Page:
As Medicare and Medicaid Reach 50, the National Council on Disability Reaffirms Guiding Principles for Improving and Preserving Medicaid Managed Care
On July 30, 1965, President Lyndon B. Johnson signed legislation establishing Medicare and Medicaid with the goal of creating a “Great Society” and forging a healthier nation. For 50 years, these programs have improved our overall security and provided an essential safety net for millions of low income and at-risk Americans—including people with people with disabilities and seniors.
The impact Medicare and Medicaid have had on the national health and well-being has been nothing short of profound. Before Medicare, nearly half of all Americans 65 and older had no health coverage. Today, that total is 2 percent. Combined, Medicare and Medicaid cover nearly 111 million people, or one out of every three Americans. The programs have transformed the way people with disabilities, seniors and those with low-incomes receive essential medical care.
In recent years, many states have chosen to enroll people with disabilities with high cost health care needs in Medicaid managed care (MMC) plans in an attempt to place program expenditures on a more sustainable course while simultaneously improving both the quality and accessibility of services.
The National Council on Disability (NCD) recognizes that MMC can create a pathway toward higher quality services and more predictable even lower costs, but only if service delivery policies are well-designed and effectively implemented, and achieve cost savings by improving health outcomes and eliminating inefficiencies without reducing the quality or availability of care.
Since December 2013, NCD has traveled across the country to host ten forums to facilitate collaboration between federal agencies, disability leaders, and other stakeholders in planning and implementing changes and improvements in Medicaid managed care services. NCD’s forums have provided valuable insights through facilitated discussion of the experiences preferences and desired outcomes for MMC as identified by the disability community, self-advocates, family members, federal and state agency representatives, health plans, and providers. NCD has received positive feedback that our outreach to and collaboration with agencies like the Department of Health and Human Services has been beneficial to MMC recipients. We will be issuing a report this fall with recommendations based on what we have learned thus far at the forums.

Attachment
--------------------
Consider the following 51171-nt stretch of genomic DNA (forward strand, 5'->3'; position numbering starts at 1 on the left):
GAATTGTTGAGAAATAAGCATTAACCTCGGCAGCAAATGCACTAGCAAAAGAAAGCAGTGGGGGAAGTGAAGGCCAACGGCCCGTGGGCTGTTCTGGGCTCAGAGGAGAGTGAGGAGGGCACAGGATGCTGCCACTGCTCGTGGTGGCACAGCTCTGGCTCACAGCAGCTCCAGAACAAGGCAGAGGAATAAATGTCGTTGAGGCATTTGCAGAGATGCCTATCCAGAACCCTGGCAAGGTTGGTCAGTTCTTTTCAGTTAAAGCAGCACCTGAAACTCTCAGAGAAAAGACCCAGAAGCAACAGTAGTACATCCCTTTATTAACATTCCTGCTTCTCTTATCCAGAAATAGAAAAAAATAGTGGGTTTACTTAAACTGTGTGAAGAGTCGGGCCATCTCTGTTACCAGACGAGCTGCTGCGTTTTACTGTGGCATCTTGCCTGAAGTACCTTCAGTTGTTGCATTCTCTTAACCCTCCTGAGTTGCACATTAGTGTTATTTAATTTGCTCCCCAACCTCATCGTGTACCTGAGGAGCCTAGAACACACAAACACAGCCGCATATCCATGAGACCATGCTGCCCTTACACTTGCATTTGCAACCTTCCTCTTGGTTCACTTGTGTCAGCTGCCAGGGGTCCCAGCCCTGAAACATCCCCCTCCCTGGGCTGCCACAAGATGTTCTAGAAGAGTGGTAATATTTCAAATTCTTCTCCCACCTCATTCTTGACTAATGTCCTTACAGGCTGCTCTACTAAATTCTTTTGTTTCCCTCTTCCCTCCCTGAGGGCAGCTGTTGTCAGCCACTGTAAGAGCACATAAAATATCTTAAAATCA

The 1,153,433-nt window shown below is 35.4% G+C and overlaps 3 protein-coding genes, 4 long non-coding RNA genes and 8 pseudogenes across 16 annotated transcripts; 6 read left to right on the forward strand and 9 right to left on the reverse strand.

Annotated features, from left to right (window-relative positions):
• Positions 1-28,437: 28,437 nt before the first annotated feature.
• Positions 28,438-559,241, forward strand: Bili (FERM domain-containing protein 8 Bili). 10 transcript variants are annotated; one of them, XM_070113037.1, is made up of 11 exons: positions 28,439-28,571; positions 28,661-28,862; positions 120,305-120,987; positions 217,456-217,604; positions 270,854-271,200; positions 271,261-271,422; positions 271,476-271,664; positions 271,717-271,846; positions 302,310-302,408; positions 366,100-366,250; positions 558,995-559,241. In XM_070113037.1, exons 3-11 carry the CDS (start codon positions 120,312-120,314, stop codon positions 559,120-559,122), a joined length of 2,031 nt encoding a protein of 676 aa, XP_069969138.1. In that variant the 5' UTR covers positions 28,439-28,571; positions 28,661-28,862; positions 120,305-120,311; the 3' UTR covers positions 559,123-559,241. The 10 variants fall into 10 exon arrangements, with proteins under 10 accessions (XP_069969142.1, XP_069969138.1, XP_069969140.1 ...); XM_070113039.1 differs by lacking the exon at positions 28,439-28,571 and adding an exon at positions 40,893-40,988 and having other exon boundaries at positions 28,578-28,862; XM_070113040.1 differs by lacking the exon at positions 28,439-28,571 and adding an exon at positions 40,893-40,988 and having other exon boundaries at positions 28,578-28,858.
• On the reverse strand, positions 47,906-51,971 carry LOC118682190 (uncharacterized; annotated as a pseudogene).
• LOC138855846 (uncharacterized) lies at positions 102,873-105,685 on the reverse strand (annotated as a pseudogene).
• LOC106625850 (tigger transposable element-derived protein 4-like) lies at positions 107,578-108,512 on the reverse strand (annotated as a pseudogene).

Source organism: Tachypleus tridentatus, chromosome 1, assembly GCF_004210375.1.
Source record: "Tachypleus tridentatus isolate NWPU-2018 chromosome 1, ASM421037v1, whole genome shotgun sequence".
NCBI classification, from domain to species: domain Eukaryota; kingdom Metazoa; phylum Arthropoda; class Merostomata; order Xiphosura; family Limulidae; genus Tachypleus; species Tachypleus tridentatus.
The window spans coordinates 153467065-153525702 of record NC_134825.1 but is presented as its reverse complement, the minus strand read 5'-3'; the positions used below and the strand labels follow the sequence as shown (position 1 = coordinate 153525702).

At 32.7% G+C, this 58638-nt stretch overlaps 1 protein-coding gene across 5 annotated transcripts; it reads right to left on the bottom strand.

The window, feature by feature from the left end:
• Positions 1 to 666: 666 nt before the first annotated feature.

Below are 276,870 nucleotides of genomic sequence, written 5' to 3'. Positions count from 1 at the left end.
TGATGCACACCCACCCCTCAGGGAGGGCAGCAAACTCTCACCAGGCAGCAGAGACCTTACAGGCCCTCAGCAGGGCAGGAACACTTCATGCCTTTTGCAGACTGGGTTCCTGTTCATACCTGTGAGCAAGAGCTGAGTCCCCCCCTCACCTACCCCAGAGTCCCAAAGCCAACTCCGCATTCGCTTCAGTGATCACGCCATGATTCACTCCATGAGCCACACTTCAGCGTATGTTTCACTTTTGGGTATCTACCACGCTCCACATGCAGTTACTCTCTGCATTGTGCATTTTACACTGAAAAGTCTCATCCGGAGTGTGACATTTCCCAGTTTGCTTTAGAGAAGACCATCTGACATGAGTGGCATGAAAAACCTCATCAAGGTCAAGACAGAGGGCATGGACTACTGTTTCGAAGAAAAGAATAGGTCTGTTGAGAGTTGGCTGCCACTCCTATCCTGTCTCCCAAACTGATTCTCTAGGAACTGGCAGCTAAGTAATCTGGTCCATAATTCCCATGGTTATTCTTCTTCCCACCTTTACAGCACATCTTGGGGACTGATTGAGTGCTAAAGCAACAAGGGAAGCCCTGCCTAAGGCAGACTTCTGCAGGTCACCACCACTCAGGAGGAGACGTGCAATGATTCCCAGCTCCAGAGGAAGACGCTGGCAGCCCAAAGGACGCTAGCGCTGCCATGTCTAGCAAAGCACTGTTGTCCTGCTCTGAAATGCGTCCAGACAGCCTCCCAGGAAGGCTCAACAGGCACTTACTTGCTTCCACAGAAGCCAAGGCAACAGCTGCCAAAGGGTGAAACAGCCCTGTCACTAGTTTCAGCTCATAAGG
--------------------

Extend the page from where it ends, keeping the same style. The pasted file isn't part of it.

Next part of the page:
As states continue to expand Medicaid managed care to include more individuals with disabilities than have been covered in the past, it remains essential that these new delivery systems be structured to preserve the underlying principles of Home and Community Based Services (HCBS), which include a commitment to choice and consumer-focused care and services, measurable indicators of real progress and active promotion of community-based approaches. States must be careful to not to rush toward policies that favor short-term savings at the risk of jeopardizing essential services that seniors and other people with disabilities rely on to independently and remain active in their communities.
On this, the 50th anniversary of the passage of the law that established Medicare and Medicaid, NCD reaffirms our commitment to the Guiding Principles first offered in 2012 and reminds policymakers that transitioning Medicaid beneficiaries with disabilities into managed care involves many challenges. How we implement MMC changes is as important as what we change. To be successful, MMC modifications must meet the unique and specific needs of people with disabilities. Best practices and demonstrated successes can be expanded to meet the policy recommendations from experts, including people with disabilities, to minimize risks and maximize the benefits of MMC coverage.
Those who rely on the essential supports and services provided by Medicaid managed care deserve nothing less.